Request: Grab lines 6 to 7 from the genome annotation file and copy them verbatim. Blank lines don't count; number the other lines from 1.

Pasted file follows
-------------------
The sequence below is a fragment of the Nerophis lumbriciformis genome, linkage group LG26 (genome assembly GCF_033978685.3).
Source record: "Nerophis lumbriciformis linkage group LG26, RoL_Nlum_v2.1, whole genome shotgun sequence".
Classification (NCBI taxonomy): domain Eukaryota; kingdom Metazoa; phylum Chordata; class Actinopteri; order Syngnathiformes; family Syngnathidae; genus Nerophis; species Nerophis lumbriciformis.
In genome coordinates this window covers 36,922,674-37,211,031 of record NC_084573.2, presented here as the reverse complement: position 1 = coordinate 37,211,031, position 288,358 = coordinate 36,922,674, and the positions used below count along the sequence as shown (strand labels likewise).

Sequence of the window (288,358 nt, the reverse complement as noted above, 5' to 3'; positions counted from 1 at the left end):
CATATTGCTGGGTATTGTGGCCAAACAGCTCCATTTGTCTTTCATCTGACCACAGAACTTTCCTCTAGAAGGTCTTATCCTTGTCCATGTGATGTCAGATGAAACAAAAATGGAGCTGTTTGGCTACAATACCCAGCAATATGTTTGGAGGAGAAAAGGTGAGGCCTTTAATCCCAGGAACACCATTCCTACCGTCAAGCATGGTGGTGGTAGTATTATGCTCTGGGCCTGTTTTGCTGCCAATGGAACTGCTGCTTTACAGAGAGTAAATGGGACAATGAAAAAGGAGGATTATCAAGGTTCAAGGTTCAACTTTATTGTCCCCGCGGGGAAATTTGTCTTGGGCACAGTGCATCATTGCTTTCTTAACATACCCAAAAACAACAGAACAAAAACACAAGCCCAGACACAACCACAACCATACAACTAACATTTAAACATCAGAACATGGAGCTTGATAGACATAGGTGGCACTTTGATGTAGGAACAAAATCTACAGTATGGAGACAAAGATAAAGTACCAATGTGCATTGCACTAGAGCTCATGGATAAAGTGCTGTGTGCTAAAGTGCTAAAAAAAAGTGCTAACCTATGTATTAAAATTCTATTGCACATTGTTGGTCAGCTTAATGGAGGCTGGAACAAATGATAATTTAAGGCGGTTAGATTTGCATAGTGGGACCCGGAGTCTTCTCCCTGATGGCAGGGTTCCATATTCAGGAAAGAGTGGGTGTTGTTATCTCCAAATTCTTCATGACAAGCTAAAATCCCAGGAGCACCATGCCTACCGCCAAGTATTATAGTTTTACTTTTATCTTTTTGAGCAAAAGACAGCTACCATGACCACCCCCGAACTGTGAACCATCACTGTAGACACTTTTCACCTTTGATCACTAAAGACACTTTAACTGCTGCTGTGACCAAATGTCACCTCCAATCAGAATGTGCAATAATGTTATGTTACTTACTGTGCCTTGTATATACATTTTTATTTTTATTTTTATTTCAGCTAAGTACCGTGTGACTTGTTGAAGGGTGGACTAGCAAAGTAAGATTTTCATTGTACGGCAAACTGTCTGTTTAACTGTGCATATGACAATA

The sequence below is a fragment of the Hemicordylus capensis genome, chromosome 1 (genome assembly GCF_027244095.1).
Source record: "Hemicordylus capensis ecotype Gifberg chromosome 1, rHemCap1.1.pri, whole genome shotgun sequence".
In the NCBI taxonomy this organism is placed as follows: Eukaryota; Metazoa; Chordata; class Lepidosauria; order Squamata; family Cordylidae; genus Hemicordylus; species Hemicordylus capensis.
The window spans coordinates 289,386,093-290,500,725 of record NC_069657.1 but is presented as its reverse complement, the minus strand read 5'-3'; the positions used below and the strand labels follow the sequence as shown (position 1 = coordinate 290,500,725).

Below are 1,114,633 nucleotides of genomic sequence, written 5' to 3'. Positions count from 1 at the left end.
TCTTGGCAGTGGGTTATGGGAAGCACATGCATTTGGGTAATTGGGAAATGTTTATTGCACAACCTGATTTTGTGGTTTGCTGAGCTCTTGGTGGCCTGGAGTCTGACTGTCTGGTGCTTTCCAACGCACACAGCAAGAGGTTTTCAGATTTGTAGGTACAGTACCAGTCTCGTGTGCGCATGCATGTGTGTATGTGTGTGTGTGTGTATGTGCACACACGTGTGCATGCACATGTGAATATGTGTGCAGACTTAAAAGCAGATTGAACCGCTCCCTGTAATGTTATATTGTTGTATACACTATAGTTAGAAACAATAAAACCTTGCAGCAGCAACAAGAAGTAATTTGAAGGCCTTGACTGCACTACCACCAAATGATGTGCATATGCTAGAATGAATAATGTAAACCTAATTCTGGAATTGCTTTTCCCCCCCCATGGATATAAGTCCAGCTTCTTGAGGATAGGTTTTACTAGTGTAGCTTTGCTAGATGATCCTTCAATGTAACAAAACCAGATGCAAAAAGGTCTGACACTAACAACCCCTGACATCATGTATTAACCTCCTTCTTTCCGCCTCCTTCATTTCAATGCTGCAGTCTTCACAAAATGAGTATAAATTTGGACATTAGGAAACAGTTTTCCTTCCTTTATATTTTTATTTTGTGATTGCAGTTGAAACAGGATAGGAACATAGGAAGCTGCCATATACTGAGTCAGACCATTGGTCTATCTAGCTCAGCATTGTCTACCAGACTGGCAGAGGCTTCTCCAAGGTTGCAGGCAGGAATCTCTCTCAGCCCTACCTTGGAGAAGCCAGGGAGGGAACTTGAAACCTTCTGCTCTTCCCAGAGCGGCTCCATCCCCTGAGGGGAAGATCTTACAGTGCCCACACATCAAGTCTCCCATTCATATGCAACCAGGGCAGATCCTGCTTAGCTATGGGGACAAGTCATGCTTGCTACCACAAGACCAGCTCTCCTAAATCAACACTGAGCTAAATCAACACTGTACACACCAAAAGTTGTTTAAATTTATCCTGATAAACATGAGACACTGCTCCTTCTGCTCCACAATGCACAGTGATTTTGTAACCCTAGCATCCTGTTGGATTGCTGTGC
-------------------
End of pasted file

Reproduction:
CATATTGCTGGGTATTGTGGCCAAACAGCTCCATTTGTCTTTCATCTGACCACAGAACTTTCCTCTAGAAGGTCTTATCCTTGTCCATGTGATGTCAGATGAAACAAAAATGGAGCTGTTTGGCTACAATACCCAGCAATATGTTTGGAGGAGAAAAGGTGAGGCCTTTAATCCCAGGAACACCATTCCTACCGTCAAGCATGGTGGTGGTAGTATTATGCTCTGGGCCTGTTTTGCTGCCAATGGAACTGCTGCTTTACAGAGAGTAAATGGGACAATGAAAAAGGAGGATTATCAAGGTTCAAGGTTCAACTTTATTGTCCCCGCGGGGAAATTTGTCTTGGGCACAGTGCATCATTGCTTTCTTAACATACCCAAAAACAACAGAACAAAAACACAAGCCCAGACACAACCACAACCATACAACTAACATTTAAACATCAGAACATGGAGCTTGATAGACATAGGTGGCACTTTGATGTAGGAACAAAATCTACAGTATGGAGACAAAGATAAAGTACCAATGTGCATTGCACTAGAGCTCATGGATAAAGTGCTGTGTGCTAAAGTGCTAAAAAAAAGTGCTAACCTATGTATTAAAATTCTATTGCACATTGTTGGTCAGCTTAATGGAGGCTGGAACAAATGATAATTTAAGGCGGTTAGATTTGCATAGTGGGACCCGGAGTCTTCTCCCTGATGGCAGGGTTCCATATTCAGGAAAGAGTGGGTGTTGTTATCTCCAAATTCTTCATGACAAGCTAAAATCCCAGGAGCACCATGCCTACCGCCAAGTATTATAGTTTTACTTTTATCTTTTTGAGCAAAAGACAGCTACCATGACCACCCCCGAACTGTGAACCATCACTGTAGACACTTTTCACCTTTGATCACTAAAGACACTTTAACTGCTGCTGTGACCAAATGTCACCTCCAATCAGAATGTGCAATAATGTTATGTTACTTACTGTGCCTTGTATATACATTTTTATTTTTATTTTTATTTCAGCTAAGTACCGTGTGACTTGTTGAAGGGTGGACTAGCAAAGTAAGATTTTCATTGTACGGCAAACTGTCTGTTTAACTGTGCATATGACAATA

The sequence below is a fragment of the Hemicordylus capensis genome, chromosome 1 (genome assembly GCF_027244095.1).